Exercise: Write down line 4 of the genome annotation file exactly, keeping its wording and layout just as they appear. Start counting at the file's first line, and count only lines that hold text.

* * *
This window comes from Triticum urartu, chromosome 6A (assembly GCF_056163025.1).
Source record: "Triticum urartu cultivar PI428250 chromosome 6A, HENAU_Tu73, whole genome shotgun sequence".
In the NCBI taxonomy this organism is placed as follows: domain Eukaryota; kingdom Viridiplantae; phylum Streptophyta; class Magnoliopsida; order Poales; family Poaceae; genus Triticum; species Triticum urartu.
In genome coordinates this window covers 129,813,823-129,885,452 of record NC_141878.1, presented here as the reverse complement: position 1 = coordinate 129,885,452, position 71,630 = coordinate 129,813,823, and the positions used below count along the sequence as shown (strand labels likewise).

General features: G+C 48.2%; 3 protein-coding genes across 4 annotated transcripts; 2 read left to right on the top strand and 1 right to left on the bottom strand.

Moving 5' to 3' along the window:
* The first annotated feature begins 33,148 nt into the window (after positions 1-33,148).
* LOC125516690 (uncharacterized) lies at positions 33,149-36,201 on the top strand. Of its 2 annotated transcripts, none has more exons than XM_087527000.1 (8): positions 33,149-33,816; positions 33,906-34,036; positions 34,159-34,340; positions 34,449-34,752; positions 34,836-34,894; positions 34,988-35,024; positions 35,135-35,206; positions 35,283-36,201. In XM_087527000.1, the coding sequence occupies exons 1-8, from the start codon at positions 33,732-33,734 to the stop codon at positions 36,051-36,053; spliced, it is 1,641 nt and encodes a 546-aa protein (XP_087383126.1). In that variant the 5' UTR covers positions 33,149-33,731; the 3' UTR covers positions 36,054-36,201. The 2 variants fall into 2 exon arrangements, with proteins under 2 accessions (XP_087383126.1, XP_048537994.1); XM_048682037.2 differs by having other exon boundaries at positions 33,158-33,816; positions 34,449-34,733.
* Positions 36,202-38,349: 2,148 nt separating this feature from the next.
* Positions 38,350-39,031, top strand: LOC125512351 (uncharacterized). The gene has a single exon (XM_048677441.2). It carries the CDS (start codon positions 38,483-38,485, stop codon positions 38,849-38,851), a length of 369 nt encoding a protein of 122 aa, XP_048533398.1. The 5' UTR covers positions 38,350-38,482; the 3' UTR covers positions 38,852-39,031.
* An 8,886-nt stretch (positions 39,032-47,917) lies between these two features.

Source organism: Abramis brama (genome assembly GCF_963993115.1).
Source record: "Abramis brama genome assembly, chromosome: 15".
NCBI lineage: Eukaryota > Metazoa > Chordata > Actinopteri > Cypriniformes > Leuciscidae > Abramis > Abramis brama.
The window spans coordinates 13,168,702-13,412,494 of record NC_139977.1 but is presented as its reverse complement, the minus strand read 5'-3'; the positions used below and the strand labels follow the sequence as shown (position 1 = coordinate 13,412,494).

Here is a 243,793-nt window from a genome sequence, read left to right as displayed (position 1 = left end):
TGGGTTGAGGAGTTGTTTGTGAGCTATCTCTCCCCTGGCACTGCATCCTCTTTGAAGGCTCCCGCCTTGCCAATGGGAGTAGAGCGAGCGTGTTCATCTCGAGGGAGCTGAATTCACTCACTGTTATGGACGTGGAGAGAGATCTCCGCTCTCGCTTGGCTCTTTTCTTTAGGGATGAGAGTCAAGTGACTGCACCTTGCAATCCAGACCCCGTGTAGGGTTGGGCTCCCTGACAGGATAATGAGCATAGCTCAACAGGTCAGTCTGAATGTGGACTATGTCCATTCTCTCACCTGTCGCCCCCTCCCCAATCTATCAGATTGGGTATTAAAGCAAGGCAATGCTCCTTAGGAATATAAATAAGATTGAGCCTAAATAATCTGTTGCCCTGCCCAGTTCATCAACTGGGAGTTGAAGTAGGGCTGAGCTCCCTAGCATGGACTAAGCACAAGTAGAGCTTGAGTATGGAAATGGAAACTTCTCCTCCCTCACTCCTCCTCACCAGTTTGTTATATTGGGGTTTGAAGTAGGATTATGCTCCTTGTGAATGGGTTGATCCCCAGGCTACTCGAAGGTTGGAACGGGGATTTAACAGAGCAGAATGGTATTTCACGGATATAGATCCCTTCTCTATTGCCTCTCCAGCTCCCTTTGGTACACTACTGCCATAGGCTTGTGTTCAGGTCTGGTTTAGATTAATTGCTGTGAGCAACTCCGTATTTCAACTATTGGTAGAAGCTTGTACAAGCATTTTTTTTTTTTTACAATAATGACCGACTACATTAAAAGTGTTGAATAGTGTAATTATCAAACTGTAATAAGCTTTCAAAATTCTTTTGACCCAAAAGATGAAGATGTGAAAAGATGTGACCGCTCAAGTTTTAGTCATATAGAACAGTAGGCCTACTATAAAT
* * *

In genome coordinates this window covers 129,813,823-129,885,452 of record NC_141878.1, presented here as the reverse complement: position 1 = coordinate 129,885,452, position 71,630 = coordinate 129,813,823, and the positions used below count along the sequence as shown (strand labels likewise).